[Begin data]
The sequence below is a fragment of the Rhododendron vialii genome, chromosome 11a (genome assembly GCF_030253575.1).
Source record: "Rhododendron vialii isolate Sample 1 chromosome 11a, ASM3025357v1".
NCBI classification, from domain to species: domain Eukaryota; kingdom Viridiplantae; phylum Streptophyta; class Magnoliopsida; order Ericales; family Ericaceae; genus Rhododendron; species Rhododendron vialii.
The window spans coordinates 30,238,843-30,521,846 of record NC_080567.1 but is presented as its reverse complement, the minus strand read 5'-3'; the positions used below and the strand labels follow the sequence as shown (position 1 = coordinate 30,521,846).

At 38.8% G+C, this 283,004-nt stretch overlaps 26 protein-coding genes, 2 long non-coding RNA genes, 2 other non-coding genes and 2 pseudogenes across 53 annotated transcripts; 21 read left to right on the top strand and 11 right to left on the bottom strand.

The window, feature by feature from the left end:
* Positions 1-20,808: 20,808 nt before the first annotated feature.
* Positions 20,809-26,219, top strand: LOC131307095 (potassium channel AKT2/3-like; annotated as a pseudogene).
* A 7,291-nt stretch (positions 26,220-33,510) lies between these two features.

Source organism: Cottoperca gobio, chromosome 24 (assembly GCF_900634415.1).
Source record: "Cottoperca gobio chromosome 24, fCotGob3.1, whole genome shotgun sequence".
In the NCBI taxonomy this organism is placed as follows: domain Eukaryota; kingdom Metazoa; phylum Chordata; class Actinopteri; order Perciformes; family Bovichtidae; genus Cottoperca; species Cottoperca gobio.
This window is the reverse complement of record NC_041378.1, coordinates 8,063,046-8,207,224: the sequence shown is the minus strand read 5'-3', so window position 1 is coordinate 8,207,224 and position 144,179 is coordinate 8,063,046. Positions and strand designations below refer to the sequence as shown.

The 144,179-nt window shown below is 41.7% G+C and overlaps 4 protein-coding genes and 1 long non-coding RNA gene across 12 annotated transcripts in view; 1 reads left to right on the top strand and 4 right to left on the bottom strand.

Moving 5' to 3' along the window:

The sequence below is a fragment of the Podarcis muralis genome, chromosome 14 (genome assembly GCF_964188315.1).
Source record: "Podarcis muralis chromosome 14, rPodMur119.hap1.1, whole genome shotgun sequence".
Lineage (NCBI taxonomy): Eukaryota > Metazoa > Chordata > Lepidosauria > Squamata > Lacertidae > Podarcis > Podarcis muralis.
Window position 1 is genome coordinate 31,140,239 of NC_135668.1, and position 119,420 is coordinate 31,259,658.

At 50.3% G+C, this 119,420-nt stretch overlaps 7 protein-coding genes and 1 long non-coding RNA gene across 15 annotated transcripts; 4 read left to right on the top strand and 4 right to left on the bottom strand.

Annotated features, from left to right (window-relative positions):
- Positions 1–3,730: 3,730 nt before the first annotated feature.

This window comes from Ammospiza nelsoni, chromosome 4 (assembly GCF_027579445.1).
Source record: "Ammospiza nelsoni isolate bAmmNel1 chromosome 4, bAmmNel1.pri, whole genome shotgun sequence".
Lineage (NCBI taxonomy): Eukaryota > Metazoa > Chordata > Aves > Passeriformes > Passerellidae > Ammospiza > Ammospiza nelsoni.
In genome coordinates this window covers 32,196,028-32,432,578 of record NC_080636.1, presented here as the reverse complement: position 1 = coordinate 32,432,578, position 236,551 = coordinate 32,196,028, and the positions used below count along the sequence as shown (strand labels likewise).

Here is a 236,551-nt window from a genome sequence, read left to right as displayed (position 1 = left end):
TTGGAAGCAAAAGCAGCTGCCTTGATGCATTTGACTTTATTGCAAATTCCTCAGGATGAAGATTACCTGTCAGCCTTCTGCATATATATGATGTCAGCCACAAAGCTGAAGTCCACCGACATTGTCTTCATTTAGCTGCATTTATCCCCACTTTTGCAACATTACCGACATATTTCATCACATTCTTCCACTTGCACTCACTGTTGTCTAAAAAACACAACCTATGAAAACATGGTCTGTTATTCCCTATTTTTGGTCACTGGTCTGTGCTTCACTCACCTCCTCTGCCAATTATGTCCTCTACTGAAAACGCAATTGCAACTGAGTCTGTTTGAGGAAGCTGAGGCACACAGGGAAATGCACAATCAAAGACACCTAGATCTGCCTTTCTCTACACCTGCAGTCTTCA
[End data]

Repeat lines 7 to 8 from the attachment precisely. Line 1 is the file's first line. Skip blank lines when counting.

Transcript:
* Positions 1-20,808: 20,808 nt before the first annotated feature.
* Positions 20,809-26,219, top strand: LOC131307095 (potassium channel AKT2/3-like; annotated as a pseudogene).